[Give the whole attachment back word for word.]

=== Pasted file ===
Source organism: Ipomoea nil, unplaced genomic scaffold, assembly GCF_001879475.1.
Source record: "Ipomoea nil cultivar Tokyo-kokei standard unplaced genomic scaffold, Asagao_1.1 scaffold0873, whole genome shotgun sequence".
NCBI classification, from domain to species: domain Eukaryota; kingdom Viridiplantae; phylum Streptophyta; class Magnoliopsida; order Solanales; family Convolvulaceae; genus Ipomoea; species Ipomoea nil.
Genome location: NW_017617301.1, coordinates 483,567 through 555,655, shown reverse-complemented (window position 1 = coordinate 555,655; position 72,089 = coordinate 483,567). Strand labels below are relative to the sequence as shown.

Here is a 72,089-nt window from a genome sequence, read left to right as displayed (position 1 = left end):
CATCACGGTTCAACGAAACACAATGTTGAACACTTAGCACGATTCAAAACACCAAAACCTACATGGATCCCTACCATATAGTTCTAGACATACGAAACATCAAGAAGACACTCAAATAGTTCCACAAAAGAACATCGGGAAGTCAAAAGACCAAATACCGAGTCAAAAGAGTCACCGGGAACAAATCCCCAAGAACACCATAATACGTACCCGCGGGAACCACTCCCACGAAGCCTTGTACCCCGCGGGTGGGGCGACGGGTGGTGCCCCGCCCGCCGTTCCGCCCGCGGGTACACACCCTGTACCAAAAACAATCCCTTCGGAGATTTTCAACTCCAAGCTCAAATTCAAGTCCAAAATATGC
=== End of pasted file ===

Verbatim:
Source organism: Ipomoea nil, unplaced genomic scaffold, assembly GCF_001879475.1.
Source record: "Ipomoea nil cultivar Tokyo-kokei standard unplaced genomic scaffold, Asagao_1.1 scaffold0873, whole genome shotgun sequence".
NCBI classification, from domain to species: domain Eukaryota; kingdom Viridiplantae; phylum Streptophyta; class Magnoliopsida; order Solanales; family Convolvulaceae; genus Ipomoea; species Ipomoea nil.
Genome location: NW_017617301.1, coordinates 483,567 through 555,655, shown reverse-complemented (window position 1 = coordinate 555,655; position 72,089 = coordinate 483,567). Strand labels below are relative to the sequence as shown.

Here is a 72,089-nt window from a genome sequence, read left to right as displayed (position 1 = left end):
CATCACGGTTCAACGAAACACAATGTTGAACACTTAGCACGATTCAAAACACCAAAACCTACATGGATCCCTACCATATAGTTCTAGACATACGAAACATCAAGAAGACACTCAAATAGTTCCACAAAAGAACATCGGGAAGTCAAAAGACCAAATACCGAGTCAAAAGAGTCACCGGGAACAAATCCCCAAGAACACCATAATACGTACCCGCGGGAACCACTCCCACGAAGCCTTGTACCCCGCGGGTGGGGCGACGGGTGGTGCCCCGCCCGCCGTTCCGCCCGCGGGTACACACCCTGTACCAAAAACAATCCCTTCGGAGATTTTCAACTCCAAGCTCAAATTCAAGTCCAAAATATGC